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Stray Souls (Magicals Anonymous) Paperback – October 30, 2012

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Stray Souls (Magicals Anonymous) + The Glass God (Magicals Anonymous) + The Minority Council (Matthew Swift)
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Product Details

  • Series: Magicals Anonymous (Book 5)
  • Paperback: 464 pages
  • Publisher: Orbit; 1 edition (October 30, 2012)
  • Language: English
  • ISBN-10: 0316187267
  • ISBN-13: 978-0316187268
  • Product Dimensions: 5.5 x 1.5 x 8.3 inches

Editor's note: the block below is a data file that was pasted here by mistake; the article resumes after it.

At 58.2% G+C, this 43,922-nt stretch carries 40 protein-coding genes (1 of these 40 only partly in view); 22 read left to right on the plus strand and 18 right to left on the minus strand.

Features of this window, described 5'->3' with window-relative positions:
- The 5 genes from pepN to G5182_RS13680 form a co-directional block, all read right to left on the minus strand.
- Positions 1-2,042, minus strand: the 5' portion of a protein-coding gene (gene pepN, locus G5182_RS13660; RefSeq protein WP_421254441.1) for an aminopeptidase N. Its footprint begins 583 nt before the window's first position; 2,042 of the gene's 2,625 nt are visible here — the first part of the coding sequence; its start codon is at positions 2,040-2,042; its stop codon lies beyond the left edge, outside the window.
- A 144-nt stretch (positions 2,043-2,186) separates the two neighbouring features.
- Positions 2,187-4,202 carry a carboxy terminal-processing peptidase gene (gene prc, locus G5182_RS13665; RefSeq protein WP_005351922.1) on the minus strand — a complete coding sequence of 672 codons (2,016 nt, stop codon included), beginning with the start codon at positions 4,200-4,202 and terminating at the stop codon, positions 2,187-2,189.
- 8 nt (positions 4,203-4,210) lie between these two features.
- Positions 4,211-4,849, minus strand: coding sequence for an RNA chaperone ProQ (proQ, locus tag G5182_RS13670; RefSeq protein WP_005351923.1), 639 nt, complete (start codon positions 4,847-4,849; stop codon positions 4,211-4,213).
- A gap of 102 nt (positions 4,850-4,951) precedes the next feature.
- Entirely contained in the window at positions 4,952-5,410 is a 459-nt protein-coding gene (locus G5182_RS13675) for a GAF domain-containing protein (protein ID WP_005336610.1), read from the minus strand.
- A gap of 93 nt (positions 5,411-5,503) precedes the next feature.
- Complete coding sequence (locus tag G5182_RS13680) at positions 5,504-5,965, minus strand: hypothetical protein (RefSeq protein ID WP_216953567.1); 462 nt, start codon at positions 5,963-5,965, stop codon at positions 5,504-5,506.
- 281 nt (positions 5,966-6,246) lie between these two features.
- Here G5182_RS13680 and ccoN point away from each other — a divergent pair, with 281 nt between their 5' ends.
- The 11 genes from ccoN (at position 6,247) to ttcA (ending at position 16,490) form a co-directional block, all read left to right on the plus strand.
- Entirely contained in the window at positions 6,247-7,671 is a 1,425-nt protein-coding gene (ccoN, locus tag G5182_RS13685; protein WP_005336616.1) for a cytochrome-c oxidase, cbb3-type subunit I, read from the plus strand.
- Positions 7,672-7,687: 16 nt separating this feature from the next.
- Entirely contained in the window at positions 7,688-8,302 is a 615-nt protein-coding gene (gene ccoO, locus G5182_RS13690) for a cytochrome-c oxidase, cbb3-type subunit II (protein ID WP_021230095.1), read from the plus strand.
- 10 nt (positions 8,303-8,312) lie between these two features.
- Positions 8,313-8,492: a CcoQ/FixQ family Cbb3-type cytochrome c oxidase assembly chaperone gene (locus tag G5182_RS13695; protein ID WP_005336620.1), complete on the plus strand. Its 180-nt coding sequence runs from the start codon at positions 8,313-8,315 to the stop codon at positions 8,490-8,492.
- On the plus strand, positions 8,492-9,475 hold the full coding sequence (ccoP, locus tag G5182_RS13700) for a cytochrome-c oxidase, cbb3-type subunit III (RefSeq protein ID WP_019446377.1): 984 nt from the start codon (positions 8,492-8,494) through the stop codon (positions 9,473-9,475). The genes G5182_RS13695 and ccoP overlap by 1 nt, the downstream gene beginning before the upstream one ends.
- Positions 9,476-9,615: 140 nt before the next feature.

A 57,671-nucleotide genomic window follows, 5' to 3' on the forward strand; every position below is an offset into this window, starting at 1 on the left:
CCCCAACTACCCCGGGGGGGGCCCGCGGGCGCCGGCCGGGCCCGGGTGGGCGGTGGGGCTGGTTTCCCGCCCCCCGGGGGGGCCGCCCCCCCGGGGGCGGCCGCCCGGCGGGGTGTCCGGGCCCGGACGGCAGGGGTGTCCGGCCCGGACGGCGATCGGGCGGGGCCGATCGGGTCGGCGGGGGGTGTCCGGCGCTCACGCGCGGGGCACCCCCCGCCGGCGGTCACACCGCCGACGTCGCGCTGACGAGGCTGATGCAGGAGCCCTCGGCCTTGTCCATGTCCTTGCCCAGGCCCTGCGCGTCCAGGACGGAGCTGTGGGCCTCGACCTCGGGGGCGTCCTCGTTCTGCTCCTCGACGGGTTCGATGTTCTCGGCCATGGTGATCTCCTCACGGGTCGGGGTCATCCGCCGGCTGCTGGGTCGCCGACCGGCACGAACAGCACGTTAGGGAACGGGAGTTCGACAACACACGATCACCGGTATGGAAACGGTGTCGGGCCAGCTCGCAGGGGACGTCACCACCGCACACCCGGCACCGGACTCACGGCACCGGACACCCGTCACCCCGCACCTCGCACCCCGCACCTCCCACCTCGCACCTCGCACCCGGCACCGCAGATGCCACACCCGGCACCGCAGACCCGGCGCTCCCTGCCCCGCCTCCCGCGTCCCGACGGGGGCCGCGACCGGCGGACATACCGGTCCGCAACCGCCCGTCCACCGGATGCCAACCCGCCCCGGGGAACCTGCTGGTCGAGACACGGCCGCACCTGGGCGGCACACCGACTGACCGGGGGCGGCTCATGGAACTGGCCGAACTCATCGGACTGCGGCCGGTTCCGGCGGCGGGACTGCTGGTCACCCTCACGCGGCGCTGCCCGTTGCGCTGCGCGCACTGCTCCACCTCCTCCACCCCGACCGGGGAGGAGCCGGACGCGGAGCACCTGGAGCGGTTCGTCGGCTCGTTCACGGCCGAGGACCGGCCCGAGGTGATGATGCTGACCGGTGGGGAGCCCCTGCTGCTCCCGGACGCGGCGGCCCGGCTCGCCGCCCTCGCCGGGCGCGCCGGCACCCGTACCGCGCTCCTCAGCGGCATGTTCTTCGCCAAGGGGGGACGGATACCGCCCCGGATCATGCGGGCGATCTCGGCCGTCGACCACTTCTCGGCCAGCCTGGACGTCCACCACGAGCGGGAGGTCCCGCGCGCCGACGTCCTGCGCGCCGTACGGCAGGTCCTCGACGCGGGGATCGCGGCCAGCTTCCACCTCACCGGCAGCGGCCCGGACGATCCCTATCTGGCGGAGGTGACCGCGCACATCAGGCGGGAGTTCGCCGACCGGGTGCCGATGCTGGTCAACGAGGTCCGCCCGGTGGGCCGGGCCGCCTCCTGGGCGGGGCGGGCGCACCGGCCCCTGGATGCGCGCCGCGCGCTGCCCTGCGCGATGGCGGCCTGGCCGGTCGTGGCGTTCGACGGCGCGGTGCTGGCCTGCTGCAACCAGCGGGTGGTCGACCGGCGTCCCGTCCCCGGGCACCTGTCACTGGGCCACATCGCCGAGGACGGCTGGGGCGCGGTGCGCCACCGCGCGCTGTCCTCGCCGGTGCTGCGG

• Shipping Weight: 14.4 ounces (View shipping rates and policies)
  • Average Customer Review: 4.3 out of 5 stars  See all reviews (33 customer reviews)
  • Amazon Best Sellers Rank: #1,263,650 in Books (See Top 100 in Books)

Editorial Reviews


"Kate Griffin flawlessly balances horror and humor to... pull off a funny yet frightening read about the supernatural-induced demise of London... both unique and addictive."—SciFi Now

Praise for the Matthew Swift series:

"London's magic has seldom if ever been brought to life so electrifyingly and convincingly." --- Mike Carey

"I'm fully convinced that Kate Griffin is a literary sorceress. She weaves the most intricate spells with clever, artful, snarky, luxurious prose, characters who are both painfully human and gloriously badass, and settings so magical you forget they're real places. When I get my hands on a new Kate Griffin book I put down everything else. She's just that good." --- N.K. Jemisin